Monday, 29 April 2019

Spätburgunder, not quite the hidden gem of Germany anymore

Sure Riesling is Germany’s most well known wine but Spätburgunder (aka Pinot Noir) is quietly catching up. Joel Payne, nicknamed Mr German Wine by Karl Bachmair from Bachmair Wines, guided a full house of sommeliers and media to taste nine such fine wines from five German wine regions recently.

Spätburgunder is nothing new in Germany. Like most grapes in Europe, it was brought from Burgundy and planted by monks at least in the 4th century although it was only first documented in 14th century. However, because of poor ripening, the wine was a hit and miss and the majority was rosé rather than red wine. But things have changed in the past couple of decades. Climate change, clonal selection, improved viticultural practice and experience in winemaking technique all propel Spätburgunder to today’s height.

Germany offers different styles of Spätburgunder. Its climate is similar to Burgundy and there is no shortage of Burgundian style Spätburgunder. The 2015 Malterdinger from Weingut Bernhard Huber in Baden we tasted is one of them. Bernhard Huber began estate bottling in 1987 after he took control of the family’s vineyards and slowly increased planting to around 26ha. His son Julian inherited the estate after he passed away and continued Bernhard’s legacy. According to Joel, his wine is often mistaken by professionals, including respected French wine critic Michel Bettane, as Burgundy Pinot in blind tastings. Julian believes in small is beautiful and less is more. His goal is to only make Grand Cru Pinot Noir and Chardonnay.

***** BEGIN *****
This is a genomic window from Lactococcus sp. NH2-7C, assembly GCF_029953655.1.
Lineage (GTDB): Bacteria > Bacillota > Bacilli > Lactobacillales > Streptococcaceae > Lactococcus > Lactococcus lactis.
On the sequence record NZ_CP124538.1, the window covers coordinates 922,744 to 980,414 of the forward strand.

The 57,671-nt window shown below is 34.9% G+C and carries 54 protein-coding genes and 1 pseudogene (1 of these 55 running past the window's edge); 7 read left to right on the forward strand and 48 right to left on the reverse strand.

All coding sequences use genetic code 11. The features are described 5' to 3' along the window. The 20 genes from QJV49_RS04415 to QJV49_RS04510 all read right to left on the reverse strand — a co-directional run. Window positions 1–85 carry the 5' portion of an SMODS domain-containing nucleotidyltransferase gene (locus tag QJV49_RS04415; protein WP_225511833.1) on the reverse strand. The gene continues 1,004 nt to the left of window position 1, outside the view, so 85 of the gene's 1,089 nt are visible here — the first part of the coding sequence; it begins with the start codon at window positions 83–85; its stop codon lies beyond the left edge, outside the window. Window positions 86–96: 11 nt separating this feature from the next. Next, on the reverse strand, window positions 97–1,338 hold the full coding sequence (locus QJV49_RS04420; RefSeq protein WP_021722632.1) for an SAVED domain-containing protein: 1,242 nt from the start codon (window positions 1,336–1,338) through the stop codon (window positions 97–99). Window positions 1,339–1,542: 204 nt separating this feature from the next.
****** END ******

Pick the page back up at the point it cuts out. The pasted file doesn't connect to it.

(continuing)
On the other end is the more international New World style Pinot Noir. Contemporary winemakers age the wine in new oak barriques (225 litres) resulting in fuller-bodied wine with more depth and structure. Philipp Kuhn 2015 Kirschgarten Grosses Gewächs is an outstanding wine of this stye.

Spätburgunder also makes its way into sekt, German’s sparkling wine. The Raumland 2010 Pinot Prestige Brut Blanc de Noir from Rheinhessen, spent a whopping 88 months on lees, is multi-dimensional with layers of fruits, hints of brioche and smokiness supported by crisp acidity. It was voted the Best German Sekt in Gault Millau Guide 2018.

Baden and Pfalz, the two Southernmost wine regions in Germany, have the most plantings of Pinot Noir but the variety is also grown in Württemberg and Rheinhessen, as well as the warm pockets in Ahr and Nahe. Its planting area, at 11, 784 ha, ranked the third in the world after France and the USA; and is more than New Zealand and Australia combined.

So next time when you need a red wine to compliment your German Riesling, look no further. Spätburgunder is not a hidden gem anymore. You can find them at Bachmair Wines
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